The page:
When meeting with clients, I am often asked how to leave money to minor children. Clients want to include their own children, grandchildren, or even nieces and nephews. When these discussions arise, one tool that we will often discuss is the use of an UTMA account. Let’s explore exactly what an UTMA account is and its limitations.
UTMA is the Uniform Transfers to Minor’s Act. Each state can adopt their own version of these laws, however they remain very similar state by state. Essentially, the UTMA allows a custodian to hold money for the benefit of a minor without the need to create a trust or any court proceedings. There are a few key considerations and benefits to an UTMA account.
- The money is considered a gift for gift tax purposes. Any gift to an UTMA account over $17,000 will need to be reported on a gift tax return by the donor.
- The money legally becomes the minor’s when they reach age 19 or 21, depending on the state. For Maryland residents, it is age 21.
- The money in the account is taxed using the minor’s social security number, so any interest, dividends, or capital gains are taxed to the minor who likely has no other taxable income.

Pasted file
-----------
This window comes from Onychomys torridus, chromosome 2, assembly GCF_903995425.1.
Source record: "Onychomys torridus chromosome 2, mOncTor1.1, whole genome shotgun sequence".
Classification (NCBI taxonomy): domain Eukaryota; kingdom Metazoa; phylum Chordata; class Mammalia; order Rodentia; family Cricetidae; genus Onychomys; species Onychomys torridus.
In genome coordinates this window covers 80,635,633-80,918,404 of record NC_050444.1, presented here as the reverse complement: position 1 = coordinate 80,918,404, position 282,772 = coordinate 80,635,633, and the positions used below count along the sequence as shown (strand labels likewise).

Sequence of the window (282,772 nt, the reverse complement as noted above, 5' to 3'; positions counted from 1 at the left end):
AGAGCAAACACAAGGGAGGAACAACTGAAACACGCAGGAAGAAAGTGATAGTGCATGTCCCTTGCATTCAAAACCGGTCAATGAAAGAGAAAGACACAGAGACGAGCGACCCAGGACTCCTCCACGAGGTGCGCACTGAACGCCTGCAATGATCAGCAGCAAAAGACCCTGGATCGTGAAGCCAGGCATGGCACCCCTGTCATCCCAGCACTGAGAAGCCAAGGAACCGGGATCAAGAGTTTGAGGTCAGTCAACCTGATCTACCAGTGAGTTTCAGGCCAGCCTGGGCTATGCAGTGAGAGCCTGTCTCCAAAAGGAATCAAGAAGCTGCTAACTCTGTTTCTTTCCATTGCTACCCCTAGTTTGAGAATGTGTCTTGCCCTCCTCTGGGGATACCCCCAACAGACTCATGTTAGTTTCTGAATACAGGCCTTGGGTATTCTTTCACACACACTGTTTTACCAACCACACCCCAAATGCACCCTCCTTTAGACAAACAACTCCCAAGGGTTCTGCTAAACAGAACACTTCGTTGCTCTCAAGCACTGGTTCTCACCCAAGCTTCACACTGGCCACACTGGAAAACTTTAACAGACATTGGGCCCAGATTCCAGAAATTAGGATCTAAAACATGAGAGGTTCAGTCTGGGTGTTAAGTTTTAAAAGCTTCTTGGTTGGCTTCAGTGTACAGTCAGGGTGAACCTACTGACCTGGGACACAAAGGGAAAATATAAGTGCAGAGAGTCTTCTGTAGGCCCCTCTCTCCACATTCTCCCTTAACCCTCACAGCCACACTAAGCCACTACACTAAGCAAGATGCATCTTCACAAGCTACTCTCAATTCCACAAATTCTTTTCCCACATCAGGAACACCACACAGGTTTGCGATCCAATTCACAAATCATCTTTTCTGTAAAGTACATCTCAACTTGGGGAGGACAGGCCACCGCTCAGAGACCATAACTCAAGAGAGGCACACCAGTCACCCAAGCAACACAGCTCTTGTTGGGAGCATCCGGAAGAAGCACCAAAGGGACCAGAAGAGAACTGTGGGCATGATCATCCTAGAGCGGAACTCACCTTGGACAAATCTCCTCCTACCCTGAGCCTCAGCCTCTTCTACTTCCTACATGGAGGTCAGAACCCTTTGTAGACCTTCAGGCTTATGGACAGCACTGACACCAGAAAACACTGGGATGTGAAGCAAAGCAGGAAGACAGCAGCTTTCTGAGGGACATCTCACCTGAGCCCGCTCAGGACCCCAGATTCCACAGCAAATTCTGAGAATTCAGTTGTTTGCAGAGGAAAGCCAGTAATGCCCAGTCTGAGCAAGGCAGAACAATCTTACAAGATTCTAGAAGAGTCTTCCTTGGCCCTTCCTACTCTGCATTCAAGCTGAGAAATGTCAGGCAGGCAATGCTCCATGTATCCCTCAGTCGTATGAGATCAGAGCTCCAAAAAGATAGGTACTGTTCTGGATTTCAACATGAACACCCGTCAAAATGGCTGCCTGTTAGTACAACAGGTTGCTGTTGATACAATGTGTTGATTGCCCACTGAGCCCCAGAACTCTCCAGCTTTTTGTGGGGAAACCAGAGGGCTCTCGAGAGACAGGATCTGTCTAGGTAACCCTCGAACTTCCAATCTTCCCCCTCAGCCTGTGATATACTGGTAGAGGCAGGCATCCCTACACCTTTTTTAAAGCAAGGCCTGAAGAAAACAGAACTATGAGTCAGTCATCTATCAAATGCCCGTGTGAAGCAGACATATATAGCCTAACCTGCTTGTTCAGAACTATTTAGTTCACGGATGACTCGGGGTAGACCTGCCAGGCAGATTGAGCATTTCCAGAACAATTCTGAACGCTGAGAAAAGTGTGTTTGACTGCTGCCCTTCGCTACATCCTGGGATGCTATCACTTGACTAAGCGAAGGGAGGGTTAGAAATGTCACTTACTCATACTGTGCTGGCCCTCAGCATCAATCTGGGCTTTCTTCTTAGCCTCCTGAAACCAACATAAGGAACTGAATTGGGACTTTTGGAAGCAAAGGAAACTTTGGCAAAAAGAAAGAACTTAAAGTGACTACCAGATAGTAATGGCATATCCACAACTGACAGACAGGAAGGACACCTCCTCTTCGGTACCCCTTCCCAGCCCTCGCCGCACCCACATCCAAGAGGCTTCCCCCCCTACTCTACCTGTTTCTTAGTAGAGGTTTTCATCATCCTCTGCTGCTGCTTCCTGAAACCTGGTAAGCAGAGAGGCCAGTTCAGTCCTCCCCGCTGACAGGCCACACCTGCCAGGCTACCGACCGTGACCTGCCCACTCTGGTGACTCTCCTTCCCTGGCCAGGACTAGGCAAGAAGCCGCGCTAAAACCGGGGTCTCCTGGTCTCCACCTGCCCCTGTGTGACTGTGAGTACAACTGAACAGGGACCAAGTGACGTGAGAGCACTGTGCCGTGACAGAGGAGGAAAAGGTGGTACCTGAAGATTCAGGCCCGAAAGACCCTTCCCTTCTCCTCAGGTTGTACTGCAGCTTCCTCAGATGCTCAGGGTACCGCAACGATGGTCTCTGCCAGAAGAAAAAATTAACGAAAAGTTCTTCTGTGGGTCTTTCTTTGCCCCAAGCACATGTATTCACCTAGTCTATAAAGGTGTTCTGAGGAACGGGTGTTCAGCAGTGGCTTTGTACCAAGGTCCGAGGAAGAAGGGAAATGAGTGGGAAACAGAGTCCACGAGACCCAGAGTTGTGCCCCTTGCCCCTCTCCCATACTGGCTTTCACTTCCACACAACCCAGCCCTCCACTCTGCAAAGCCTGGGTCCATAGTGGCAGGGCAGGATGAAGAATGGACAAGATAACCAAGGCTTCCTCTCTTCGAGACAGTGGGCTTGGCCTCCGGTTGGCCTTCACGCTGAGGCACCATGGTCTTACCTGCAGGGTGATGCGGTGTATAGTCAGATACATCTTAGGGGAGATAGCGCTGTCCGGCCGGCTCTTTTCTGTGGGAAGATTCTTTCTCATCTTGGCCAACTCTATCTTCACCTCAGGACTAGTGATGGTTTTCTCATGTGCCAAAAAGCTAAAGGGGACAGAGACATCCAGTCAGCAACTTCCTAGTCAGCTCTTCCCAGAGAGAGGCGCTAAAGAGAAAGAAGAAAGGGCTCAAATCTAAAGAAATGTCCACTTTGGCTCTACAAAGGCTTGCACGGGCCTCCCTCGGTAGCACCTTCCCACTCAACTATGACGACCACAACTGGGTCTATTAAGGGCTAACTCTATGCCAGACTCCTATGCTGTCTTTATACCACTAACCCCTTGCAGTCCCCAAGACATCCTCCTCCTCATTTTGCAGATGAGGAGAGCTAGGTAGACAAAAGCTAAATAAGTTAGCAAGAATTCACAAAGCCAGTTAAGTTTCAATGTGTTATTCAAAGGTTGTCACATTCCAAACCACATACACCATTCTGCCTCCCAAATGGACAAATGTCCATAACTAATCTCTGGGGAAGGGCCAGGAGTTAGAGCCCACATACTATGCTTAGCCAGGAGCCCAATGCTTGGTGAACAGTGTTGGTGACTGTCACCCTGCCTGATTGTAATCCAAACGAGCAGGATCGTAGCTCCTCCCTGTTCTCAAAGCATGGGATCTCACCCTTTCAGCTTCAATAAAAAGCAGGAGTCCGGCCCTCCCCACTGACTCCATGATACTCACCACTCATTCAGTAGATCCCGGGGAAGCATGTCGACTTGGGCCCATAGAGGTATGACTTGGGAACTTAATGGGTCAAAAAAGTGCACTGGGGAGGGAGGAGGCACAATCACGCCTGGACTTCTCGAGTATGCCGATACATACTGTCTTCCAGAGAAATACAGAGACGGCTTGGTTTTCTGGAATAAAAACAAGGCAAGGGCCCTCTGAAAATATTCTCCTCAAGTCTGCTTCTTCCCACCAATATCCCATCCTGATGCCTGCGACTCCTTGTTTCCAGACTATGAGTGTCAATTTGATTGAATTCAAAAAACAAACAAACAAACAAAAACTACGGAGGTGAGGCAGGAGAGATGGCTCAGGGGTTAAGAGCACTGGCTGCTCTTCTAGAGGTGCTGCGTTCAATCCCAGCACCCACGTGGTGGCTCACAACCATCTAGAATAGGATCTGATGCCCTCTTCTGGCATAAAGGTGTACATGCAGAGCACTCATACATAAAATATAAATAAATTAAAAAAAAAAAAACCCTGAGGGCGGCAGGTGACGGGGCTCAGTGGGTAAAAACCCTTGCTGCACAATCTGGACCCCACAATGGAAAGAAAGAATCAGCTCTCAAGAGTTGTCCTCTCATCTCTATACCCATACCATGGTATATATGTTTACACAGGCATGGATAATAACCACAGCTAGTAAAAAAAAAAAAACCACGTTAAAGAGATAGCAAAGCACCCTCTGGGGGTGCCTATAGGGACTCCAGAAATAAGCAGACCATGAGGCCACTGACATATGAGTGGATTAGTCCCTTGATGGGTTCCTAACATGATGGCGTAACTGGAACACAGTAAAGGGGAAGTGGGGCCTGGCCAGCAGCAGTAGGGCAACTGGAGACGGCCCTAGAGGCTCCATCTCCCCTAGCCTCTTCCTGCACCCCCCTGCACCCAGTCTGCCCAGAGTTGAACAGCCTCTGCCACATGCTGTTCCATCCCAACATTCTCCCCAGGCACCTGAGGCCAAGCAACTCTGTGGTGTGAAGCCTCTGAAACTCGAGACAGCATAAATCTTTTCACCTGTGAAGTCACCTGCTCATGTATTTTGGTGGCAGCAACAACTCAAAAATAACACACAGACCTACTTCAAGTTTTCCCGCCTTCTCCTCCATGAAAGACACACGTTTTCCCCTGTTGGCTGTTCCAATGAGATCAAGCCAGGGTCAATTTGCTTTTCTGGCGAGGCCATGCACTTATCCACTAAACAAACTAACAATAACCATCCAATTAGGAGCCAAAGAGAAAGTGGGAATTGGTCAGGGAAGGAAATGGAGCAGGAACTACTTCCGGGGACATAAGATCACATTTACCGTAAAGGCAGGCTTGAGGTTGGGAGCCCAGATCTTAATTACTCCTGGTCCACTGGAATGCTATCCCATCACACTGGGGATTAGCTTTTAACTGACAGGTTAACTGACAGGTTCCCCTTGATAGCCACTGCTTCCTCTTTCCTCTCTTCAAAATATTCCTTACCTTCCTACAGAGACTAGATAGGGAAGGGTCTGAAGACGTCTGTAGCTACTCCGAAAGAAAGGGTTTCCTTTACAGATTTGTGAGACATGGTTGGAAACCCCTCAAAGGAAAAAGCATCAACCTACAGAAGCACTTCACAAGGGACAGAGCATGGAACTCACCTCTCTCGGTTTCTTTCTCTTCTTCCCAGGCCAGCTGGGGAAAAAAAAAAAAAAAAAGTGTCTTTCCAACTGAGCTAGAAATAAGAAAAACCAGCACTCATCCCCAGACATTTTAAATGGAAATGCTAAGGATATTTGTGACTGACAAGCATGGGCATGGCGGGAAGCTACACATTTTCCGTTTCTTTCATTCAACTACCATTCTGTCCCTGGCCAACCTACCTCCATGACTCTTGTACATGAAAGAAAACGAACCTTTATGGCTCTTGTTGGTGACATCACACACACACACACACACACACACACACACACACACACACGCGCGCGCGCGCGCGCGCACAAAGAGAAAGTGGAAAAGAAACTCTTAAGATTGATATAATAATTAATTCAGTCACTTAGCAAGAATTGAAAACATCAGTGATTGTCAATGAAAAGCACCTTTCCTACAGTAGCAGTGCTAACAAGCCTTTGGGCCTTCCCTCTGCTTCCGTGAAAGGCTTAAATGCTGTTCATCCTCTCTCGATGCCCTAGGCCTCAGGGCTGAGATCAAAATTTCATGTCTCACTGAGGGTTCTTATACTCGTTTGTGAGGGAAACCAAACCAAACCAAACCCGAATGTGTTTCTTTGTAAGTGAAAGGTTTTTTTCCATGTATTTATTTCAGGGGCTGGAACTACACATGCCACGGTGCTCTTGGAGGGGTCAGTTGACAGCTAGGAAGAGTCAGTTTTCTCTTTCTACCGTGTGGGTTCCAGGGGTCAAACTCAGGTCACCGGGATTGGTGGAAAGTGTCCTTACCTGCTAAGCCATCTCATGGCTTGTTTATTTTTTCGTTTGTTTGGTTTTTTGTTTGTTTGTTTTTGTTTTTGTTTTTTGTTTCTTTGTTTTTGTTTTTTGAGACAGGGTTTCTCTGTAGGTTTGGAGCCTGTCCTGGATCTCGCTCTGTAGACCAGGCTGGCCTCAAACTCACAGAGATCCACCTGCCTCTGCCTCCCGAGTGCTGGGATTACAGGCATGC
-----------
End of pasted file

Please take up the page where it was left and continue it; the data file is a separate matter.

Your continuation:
- The custodian can manage the money at their discretion, all for the benefit of the minor child.
UTMA accounts are great simple tools used frequently in estate planning. They can be extremely effective to set aside smaller amounts of money for minor children. However, if I have a client that wants to set aside a larger sum or wants asset management past the age of 21, it may make sense to create a trust. With a trust, we can name a trustee to oversee the management of the assets and place conditions or restrictions on the use of the money. The money can be distributed later in life or can only be used for specific purposes established by the trustor. There may be instances where a trust has greater tax consequences than an UTMA, but we need to weigh that with the client’s goals and concerns.
If you need guidance on how to leave money to a minor child, please reach out to us today. It is best to work with an experienced estate planning attorney to guide you through your options.
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